Early estimates of transmissibility are complicated by the fact that relevant metrics, such as R0, depend on human behavior. We know that as vaccines start to roll out, people (including those who haven’t finished vaccinating) start to go out and interact, allowing the virus to spread.

    Until we know more about this particular variant, I think it would be prudent to edit this blog post to remove potentially misleading or incorrect information.

  3. invivoMark says

    As an addendum to my above post, I would note that Kullar’s statement that “scientists estimated that lineage B.1.1.7-the Alpha variant, first isolated in England-could be some sixty per cent more transmissible than the original version of sars-CoV-2” turned out to be incorrect. We know that this estimate was wrong. It is irresponsible of Kullar to continue to promote this estimate that we know was wrong.

  4. says

    I’m so worried about autumn, when my probably still unvaccinated children will have to return to school without any protection beyond “please open the windows”. And because overall incidence will be low, no measures will be taken.
    If you ever doubted that in Germany we really hate our children, just look at this pandemic. For more than a year we asked so much of our kids. And now that most conservative voters have been vaccinated, we say “go fuck yourselves”. In Germany there isn’t that much dispute over whether to get vaccinated or not, but we prioritised according to “most likely to die”. this means that elderly people who are more likely to vote conservative think that the pandemic is over and everything is ok.
    Meanwhile the commission responsible for recommending vaccinations has not recommended routine vaccination in kids above 12, totally dismissing long Covid. In my opinion that’s purely political because they don’t want to admit that they still don’t have enough vaccine to give it to our kids. This will change in autumn when Delta cuts through schools like a hot knife through butter, but by then many children will have caught Covid.
    Meanwhile I’m half clandestinely looking for somebody to vaccinate my kids.

  5. says

    One bit of good news: Mixing vaccines turns out to be a good idea. A study shows that getting Pfizer and Astrozenaca (in either order) offers protection, potentially even against the Delta variant. This could be important when there’s a shortage of second doses -- “just give them anything available” may be good enough.

  6. Jörg says

    Giliell @#4:

    If you ever doubted that in Germany we really hate our children, just look at this pandemic. …

    Looking at the news since the beginning of the pandemic, planning ahead for schools and kindergartens in Germany mostly seems to have happened at the teachers & parents level. To the states’ ministries of education, the term “project management” seems to be entirely foreign, or focused on the past, not the future.

  7. mnb0 says

    “Is that also the case in other countries?”
    Neither in Suriname nor in The Netherlands.
    In Suriname some maroons and indians distrust vaccinations as a neo-colonial instrument.
    In The Netherlands some politicians (no surprise: all right wing extremists) have tried, but largely failed thus far. It still is possible that they have enough adherents that group immunity will remain out of reach, but I don’t expect it. This is because of the cynical mechanism you describe:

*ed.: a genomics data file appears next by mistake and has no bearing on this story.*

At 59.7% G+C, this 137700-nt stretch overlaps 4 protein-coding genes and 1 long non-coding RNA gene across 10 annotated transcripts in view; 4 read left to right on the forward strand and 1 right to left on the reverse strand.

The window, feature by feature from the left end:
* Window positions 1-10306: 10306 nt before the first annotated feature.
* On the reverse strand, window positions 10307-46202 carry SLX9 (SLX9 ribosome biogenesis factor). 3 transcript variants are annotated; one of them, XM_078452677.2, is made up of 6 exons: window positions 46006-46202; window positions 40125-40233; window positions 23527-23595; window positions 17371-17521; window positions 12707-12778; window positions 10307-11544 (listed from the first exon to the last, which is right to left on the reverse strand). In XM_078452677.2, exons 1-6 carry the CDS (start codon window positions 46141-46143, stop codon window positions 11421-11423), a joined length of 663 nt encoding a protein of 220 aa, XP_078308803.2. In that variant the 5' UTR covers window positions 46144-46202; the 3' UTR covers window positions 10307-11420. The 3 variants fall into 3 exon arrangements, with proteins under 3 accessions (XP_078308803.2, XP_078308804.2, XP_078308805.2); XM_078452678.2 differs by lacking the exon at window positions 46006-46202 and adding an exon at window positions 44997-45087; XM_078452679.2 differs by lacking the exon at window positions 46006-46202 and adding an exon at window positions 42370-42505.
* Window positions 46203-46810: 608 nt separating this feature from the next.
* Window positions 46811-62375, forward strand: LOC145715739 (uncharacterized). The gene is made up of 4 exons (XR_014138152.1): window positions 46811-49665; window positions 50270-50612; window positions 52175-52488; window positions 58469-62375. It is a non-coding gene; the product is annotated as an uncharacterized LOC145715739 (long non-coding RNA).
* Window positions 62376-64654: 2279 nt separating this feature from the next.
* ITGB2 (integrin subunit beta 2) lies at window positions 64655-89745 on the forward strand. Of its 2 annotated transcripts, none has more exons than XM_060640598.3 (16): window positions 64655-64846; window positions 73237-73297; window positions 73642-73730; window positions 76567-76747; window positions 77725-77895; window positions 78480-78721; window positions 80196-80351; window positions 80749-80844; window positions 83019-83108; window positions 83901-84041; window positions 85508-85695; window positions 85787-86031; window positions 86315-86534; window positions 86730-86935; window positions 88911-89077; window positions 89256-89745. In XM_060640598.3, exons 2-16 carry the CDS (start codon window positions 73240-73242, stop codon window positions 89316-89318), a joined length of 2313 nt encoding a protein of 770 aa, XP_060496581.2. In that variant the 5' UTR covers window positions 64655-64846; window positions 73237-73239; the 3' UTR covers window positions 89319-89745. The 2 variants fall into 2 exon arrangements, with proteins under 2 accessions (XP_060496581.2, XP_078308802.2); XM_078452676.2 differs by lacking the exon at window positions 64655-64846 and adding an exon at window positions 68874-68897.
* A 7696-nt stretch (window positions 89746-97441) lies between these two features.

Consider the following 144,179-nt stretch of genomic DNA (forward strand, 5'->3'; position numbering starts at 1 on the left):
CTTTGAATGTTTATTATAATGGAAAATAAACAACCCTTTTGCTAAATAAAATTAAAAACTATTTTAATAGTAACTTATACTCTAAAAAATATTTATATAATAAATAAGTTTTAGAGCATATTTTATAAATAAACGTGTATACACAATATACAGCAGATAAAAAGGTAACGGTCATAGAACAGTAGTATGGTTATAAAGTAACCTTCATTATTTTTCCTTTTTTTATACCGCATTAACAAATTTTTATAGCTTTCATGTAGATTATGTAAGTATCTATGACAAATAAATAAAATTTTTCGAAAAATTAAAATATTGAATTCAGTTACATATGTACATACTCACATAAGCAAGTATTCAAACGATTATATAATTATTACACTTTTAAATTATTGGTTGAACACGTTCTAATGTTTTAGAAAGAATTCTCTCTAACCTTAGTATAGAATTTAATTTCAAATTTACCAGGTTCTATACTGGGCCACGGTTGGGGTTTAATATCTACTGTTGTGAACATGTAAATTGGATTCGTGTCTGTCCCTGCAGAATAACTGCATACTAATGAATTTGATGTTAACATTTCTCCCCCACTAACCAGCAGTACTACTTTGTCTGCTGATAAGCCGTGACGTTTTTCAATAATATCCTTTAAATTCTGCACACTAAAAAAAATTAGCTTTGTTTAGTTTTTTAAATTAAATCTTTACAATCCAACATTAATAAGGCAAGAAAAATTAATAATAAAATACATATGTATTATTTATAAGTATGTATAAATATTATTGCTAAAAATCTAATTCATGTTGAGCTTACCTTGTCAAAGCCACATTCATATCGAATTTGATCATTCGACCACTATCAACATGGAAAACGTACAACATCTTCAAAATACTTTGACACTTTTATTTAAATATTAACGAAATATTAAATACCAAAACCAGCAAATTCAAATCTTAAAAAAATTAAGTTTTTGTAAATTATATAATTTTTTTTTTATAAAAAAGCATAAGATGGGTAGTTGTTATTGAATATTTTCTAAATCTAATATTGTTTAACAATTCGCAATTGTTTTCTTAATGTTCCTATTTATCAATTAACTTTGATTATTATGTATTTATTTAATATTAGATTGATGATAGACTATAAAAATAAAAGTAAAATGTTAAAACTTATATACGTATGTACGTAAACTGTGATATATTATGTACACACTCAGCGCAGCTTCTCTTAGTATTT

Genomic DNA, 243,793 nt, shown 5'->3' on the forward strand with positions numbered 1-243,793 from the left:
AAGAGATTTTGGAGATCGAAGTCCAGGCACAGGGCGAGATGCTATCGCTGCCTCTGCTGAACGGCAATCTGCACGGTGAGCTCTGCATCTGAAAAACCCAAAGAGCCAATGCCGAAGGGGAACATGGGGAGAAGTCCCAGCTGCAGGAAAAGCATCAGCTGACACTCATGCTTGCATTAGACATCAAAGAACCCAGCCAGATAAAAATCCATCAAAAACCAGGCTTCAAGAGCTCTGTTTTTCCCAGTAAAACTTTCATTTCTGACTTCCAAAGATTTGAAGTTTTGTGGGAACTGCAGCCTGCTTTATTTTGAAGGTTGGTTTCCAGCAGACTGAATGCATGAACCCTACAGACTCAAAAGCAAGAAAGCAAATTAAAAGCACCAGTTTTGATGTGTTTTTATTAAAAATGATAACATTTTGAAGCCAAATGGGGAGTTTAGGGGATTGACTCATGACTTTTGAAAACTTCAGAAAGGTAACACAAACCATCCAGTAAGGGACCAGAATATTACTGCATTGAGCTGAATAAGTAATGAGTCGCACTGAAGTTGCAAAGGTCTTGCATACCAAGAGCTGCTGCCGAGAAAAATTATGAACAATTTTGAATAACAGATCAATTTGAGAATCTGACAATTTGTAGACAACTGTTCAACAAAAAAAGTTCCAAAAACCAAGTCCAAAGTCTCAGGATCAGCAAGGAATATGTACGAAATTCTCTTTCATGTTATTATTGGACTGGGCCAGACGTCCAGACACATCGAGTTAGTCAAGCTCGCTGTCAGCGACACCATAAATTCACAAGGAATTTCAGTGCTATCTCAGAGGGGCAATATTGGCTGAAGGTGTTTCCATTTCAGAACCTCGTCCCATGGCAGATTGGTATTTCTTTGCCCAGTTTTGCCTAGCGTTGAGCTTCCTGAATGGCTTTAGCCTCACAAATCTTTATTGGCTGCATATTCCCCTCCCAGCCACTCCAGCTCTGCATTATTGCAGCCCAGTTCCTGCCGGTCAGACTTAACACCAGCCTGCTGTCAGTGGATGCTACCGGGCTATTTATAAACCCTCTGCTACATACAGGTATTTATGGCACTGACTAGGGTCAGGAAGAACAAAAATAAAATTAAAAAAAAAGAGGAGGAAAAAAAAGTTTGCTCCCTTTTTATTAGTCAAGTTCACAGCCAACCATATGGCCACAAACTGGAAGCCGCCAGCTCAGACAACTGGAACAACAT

“It would be so tragic and so unnecessary.”
    Not really. From a negative point of view: we finally reach the situation that being not vaccinated becomes a choice. Suffering and death will be the consequences -- or not. Like I wrote a few days ago, what bothers me is that those anti-vax loons will burden health care that could be used for others.
    On the positive side: from a global point of view the shortage of vaccins won’t disappear overnight. Huge areas in Africa and Asia still are largely unprotected. Are there Surinamese, Dutch, American fools who stubbornly refuse vaccins? Good for them. Help people elsewhere on the planet who badly need it and give them those vaccins. See, I don’t think the lives of Surinamese, Dutch and Americans more valuable than say Central-African ones. It only becomes “tragic and unnecessary” after those people have received their vaccins. We are still a long way from that point.

    For those 99% in low-income countries the more anti-vax loons in Europe and the USA the better.

  8. Matt G says

    @5- I read many months ago that Moderna was considering adding the new sequence (maybe Alpha at the time) to the original in the same dose. Amazing that they had their first version prepared within 48 hours of the sequence being published online (early/mid-January, 2020).

  9. garnetstar says

    Matt G @8, an illustration of how amazingly more useful this type of vaccine can be!

    Now, once you know a new virus’ sequence, you just clip out its version of the relevant gene and toss it into the vial. Finis. No muss, no fuss, of trying to learn how to culture the new variant in cells, or eggs, and isolate it and purify it, etc. Very encouraging for future illnesses of all kind.

    Whether Delta is more transmissible or not, there is one thing that’s firmly established: though the number of deaths in much of America is now, mercifully, much smaller than before, many hospitals are reporting that 100% of the deaths they’ve had are of unvaccinated people. Yes, in some places every single person that dies of Covid is now unvaxxed.

    A compelling argument, one would think.

  10. Who Cares says

    That is crazy. Young people might not die from COVID but there is a good chance that they will end up with long term effects, at least if this findings in this article hold up.

  11. Reginald Selkirk says

    RE garnetstar @9, changing sequence: the steps involved in production may be more predictable, but of course you would still have to repeat the various tests and trials. Because changing the sequence changes how it will interact with the inoculated organism. Also, I would think it’s more expensive to custom manufacture modified RNA than it is to express a protein in bacteria.

Leave a Reply

Your email address will not be published. Required fields are marked *